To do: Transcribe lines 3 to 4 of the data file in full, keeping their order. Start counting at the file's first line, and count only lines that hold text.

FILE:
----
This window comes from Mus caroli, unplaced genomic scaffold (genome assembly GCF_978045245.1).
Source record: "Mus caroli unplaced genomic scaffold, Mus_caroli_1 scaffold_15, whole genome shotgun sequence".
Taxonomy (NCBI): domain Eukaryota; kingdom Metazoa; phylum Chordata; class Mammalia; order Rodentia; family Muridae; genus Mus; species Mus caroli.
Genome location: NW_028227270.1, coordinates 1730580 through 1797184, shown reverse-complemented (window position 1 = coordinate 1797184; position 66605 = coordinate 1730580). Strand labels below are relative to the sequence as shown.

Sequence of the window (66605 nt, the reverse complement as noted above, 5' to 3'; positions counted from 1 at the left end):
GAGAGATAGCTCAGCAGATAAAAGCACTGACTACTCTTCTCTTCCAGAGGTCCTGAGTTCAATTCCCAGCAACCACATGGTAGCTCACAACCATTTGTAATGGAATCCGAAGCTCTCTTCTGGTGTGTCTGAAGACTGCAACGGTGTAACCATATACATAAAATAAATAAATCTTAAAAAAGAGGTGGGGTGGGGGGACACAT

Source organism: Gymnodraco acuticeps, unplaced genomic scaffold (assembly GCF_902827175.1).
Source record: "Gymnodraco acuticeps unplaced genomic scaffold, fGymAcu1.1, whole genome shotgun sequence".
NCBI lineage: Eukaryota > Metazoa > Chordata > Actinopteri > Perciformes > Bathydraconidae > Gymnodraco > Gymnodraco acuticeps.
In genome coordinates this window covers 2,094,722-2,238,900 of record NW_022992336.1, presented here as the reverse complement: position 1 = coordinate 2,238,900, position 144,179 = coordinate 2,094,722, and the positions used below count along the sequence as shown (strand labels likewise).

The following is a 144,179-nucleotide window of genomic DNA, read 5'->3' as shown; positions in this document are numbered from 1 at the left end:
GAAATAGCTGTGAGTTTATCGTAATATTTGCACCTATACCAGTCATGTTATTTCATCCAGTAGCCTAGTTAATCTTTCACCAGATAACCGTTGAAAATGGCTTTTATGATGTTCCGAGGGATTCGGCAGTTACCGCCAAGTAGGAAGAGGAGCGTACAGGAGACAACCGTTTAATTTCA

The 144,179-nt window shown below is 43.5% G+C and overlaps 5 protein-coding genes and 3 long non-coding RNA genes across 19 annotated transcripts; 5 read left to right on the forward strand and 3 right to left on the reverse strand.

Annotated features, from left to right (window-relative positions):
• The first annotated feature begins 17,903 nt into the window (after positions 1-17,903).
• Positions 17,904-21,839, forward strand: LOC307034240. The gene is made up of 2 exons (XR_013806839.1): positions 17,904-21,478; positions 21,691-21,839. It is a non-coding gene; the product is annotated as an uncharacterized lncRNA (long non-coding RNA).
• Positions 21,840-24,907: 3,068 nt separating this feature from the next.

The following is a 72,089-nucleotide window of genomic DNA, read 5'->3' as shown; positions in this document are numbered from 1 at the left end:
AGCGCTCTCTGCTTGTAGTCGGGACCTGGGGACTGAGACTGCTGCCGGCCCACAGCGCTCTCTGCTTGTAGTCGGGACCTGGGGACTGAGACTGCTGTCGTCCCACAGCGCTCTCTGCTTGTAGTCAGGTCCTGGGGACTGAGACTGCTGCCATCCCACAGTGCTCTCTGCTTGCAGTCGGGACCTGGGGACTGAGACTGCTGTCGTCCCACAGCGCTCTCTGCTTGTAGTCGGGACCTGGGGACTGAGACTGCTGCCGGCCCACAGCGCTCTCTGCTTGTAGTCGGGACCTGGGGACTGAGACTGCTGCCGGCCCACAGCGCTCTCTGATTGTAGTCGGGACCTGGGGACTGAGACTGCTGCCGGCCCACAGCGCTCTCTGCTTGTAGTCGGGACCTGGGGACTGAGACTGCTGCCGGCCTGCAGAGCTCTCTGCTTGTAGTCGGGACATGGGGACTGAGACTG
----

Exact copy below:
Taxonomy (NCBI): domain Eukaryota; kingdom Metazoa; phylum Chordata; class Mammalia; order Rodentia; family Muridae; genus Mus; species Mus caroli.
Genome location: NW_028227270.1, coordinates 1730580 through 1797184, shown reverse-complemented (window position 1 = coordinate 1797184; position 66605 = coordinate 1730580). Strand labels below are relative to the sequence as shown.